- The Washington Times - Thursday, May 21, 2009


For the first time in more than 25 years, an ambassador from Sri Lanka can lobby Washington to support peace and reconstruction, instead of a war against terrorist rebels in the South Asian island nation.

Ambassador Jaliya Wickramasuriya, who has been here for less than a year, spent most of the past several months searching for allies on Capitol Hill to counter fierce criticism from some human rights groups that accused his government of the indiscriminate killing of civilians in pursuit of ethnic Tamil rebels.

However, since the weekend, when the Sri Lankan army claimed a final victory over the Liberation Tigers of Tamil Eelam, Mr. Wickramasuriya has become a peace envoy.

“Actually,” he told editors and reporters at The Washington Times on Wednesday, “as ambassador, I was always promoting peace, not war.”

Mr. Wickramasuriya is now looking for help in the government’s goals of rehabilitation of former rebels, who are expected to receive amnesty, also reconstruction of the countryside destroyed by war and rigged with rebel land mines, and reconciliation between the minority Tamil and majority Sinhalese populations.

The ambassador believes Congress and the Obama administration will support those goals and help fund peace programs, although Sri Lanka has not yet asked for a specific amount of aid.

“I think it’s going to be very easy to do my job now,” he said.


China expects the new U.S. ambassador to play a “positive” role in promoting diplomatic ties between Washington and Beijing.

Ma Zhaoxu, the Foreign Ministry spokesman, told reporters this week that the Obama administration is seeking China’s comments on how the next ambassador can strengthen the bilateral relationship.

“The United States has officially sought opinions from the Chinese side through diplomatic channels, and China is handling the issue according to relevant procedures and international conventions,” he said.

“We hope that the new appointee will play a positive role and work to the advantage of the development of bilateral relations in a new era and strengthen the friendship between the two peoples.”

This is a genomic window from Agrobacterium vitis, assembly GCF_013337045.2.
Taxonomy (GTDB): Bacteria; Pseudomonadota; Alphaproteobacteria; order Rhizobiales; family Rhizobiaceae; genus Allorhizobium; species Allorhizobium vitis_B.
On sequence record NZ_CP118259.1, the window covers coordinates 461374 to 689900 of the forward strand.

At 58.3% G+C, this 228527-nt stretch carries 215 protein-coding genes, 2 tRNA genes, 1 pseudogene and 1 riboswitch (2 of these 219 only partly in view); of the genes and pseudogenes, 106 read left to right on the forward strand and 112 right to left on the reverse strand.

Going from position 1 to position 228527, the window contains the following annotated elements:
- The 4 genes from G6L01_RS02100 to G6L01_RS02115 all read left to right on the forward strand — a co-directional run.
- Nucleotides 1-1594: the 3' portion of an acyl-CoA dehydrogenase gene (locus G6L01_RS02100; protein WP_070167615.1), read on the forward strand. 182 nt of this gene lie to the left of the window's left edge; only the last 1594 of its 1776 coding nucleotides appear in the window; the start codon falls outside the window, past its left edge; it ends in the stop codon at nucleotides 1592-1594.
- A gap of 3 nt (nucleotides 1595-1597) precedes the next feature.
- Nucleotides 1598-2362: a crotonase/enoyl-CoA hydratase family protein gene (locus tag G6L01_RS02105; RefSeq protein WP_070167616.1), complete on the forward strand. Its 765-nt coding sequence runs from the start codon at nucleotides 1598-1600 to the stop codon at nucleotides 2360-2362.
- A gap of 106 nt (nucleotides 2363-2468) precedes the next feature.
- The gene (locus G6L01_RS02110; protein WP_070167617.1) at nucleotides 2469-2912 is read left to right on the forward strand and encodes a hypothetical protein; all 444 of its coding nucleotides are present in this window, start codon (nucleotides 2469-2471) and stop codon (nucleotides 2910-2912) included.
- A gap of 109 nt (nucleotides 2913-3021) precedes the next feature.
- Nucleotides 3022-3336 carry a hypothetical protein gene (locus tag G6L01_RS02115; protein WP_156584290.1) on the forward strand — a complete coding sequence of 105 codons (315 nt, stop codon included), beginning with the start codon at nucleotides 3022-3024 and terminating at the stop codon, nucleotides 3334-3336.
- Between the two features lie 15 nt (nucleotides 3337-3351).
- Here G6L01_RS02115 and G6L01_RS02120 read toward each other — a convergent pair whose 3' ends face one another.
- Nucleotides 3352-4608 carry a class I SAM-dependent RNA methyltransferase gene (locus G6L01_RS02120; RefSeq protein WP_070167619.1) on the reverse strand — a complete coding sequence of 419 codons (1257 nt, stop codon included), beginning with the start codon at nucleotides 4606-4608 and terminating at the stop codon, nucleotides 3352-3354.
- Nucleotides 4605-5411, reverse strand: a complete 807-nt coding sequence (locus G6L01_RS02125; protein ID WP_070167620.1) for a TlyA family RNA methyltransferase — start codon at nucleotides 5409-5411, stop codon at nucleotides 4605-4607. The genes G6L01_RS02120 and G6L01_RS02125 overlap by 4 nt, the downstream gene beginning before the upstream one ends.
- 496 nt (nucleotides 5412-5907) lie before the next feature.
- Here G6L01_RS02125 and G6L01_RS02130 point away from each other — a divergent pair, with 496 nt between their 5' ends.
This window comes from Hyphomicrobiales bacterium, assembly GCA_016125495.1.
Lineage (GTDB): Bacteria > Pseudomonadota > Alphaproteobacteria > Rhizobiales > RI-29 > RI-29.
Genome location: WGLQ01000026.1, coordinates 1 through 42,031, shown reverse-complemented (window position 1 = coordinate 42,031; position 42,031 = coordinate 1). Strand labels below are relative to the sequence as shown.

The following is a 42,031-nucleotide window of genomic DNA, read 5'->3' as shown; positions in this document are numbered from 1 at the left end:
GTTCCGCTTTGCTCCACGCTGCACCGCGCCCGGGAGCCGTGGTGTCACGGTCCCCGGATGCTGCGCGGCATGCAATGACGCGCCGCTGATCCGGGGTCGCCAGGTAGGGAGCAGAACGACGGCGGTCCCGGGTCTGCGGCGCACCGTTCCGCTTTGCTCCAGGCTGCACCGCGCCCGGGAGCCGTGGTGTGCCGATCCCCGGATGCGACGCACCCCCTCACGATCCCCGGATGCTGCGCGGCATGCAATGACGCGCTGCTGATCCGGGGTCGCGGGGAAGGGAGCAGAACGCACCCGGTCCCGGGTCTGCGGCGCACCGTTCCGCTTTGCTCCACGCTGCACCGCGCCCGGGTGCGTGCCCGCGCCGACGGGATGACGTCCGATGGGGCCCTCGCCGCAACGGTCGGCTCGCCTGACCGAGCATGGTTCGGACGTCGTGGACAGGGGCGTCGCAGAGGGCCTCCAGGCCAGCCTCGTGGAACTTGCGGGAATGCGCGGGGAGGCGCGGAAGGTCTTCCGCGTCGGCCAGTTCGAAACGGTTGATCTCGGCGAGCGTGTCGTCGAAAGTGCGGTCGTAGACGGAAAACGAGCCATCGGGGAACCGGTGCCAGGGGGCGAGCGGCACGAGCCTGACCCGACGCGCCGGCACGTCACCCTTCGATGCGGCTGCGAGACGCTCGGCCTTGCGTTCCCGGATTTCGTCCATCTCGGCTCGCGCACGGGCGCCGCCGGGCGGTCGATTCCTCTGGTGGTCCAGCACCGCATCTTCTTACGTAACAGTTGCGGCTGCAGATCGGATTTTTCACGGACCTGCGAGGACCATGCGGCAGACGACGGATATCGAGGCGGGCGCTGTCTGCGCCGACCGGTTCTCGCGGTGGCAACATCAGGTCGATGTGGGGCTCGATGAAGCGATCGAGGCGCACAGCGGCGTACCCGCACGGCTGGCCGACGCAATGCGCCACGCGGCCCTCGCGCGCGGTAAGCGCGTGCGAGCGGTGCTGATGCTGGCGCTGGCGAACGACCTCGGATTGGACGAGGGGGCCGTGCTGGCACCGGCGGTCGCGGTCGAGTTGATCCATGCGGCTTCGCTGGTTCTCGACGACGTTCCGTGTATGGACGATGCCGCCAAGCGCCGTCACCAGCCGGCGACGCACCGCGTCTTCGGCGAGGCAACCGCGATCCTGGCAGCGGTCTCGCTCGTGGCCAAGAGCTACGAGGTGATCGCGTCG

President Obama over the weekend nominated Utah Gov. Jon M. Huntsman Jr., a Republican, to serve as ambassador to China. Mr. Huntsman, 49, speaks Mandarin Chinese, which he learned as a Mormon missionary in Taiwan in the 1980s.

He also served as ambassador to Singapore under President George H.W. Bush and as a deputy trade representative under President George W. Bush.


The British ambassador is one foreign diplomat who still believes that the United States will play a dominant and positive role in the world for “decades to come.”

Ambassador Nigel Sheinwald, on a West Coast visit this week, told students at California’s Stanford University on Monday that the United States also must rely on Europe as an “indispensable partner.”

“While other actors, including China, are becoming important, this is a slow process,” he said. “The U.S. will be the world’s predominant power for decades to come, and the weight of the European Union means that it is a serious player and indispensable partner for the U.S. now and will remain so into the future.”

Mr. Sheinwald added that the EU can act as a “foundation for an ambitious international agenda under American leadership.”

Call Embassy Row at 202/636-3297, fax 202/832-7278 or e-mail [email protected] washingtontimes.com.

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